A number of valuable studies documenting media efforts to manipulate public opinion and undermine efforts to contain the spread of Covid-19 have been released by the Becker Friedman Institute of the University of Chicago. A paper titled “Misinformation During a Pandemic,” by professors Leonardo Burszteyn (University of Chicago), Aakaash Rao (Harvard University), Christopher Roth (Warwick University) and David Yanagizawa-Drott (University of Zurich), states:

Efforts to contain a pandemic depend crucially on citizens holding accurate beliefs. Yet the spread of the novel coronavirus (COVID-19) in 2020 was accompanied by the spread of news downplaying the extent of the threat and dismissing the importance of measures designed to contain the epidemic. In particular, Fox News, the most-watched cable network, has faced wide-spread criticism for spreading misinformation about the pandemic.

The report singles out the statements of Fox commentator Sean Hannity and establishes an empirical link between his viewership and hostility to shelter-in-place policies. It also demonstrates that Hannity’s and related right-wing propaganda resonates with sections of the population that have been hard hit by the loss of jobs and income.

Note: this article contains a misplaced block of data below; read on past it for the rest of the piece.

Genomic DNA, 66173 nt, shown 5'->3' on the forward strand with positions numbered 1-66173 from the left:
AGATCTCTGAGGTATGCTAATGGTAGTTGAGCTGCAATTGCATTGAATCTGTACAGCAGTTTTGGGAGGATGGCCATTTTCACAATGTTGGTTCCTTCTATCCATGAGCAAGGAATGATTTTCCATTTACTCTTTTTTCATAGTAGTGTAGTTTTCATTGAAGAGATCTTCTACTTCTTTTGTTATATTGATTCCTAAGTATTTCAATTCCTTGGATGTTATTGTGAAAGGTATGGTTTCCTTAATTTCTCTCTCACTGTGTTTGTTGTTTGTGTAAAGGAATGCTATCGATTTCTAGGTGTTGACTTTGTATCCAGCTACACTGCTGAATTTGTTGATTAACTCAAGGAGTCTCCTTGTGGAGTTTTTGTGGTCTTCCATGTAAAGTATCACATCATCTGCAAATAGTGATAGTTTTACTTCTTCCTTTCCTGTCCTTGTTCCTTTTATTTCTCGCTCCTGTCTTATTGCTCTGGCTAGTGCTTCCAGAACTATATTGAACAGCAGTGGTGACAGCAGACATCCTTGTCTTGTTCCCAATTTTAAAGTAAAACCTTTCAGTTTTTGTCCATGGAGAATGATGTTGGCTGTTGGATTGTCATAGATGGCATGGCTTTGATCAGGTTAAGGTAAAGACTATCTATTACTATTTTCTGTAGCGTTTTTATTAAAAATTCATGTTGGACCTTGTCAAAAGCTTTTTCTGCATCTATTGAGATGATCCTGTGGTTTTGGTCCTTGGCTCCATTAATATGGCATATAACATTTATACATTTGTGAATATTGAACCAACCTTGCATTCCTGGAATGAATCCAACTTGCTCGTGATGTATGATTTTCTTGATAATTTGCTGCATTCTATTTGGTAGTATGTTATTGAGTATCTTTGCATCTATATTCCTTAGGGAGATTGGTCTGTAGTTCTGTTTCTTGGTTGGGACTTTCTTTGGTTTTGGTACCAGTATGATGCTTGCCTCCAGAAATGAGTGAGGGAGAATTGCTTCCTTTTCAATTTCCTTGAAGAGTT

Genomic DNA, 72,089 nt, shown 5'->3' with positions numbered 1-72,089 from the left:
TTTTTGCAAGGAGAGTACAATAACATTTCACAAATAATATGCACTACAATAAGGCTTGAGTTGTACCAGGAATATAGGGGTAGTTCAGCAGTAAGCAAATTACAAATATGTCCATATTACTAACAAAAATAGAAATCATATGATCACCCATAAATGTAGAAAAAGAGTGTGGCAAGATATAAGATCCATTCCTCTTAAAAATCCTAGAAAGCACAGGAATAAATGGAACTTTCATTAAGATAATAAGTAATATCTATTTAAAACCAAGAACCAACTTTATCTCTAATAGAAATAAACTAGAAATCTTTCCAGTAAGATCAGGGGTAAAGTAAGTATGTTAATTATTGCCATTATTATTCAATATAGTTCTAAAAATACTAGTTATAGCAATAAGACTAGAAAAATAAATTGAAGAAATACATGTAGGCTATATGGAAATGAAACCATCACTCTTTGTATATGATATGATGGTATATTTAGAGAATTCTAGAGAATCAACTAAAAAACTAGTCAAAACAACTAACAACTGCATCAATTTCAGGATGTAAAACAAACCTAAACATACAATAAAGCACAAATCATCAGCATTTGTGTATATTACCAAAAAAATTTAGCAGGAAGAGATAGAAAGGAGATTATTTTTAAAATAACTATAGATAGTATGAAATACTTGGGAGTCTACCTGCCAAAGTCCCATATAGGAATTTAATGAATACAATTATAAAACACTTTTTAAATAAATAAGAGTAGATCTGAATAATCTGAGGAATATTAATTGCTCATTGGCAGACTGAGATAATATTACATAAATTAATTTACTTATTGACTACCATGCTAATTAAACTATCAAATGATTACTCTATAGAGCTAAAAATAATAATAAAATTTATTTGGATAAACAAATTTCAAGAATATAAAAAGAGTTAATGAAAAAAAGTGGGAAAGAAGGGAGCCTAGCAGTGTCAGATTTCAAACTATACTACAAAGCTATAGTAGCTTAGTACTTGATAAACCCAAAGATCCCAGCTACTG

However interesting the empirical findings of the Becker Friedman Institute research, it provides little insight into the deeper social, political, cultural and intellectual environment that facilitates the spread of reactionary and anti-scientific propaganda. It evades an examination of the socio-economic and class interests that are served by Fox News. While the role of Fox and Hannity are appropriately documented, the report ignores the pernicious role played by the more respectable representatives of the establishment media in promoting the reckless back-to-work campaign.

In fact, both the Washington Post and New York Times have provided political legitimacy to the efforts to weaken measures to contain the pandemic. As far back as March, the Times' most influential columnist, Thomas Friedman, began touting Sweden’s “herd immunity” policy as an example to be emulated. The same line has been advanced by the Post in editorial and opinion pieces. Small demonstrations that were organized in Lansing, Michigan and other cities in opposition to social distancing and the suspension of business activity were widely publicized by the media. But such protests have not acquired the dimensions of a mass movement.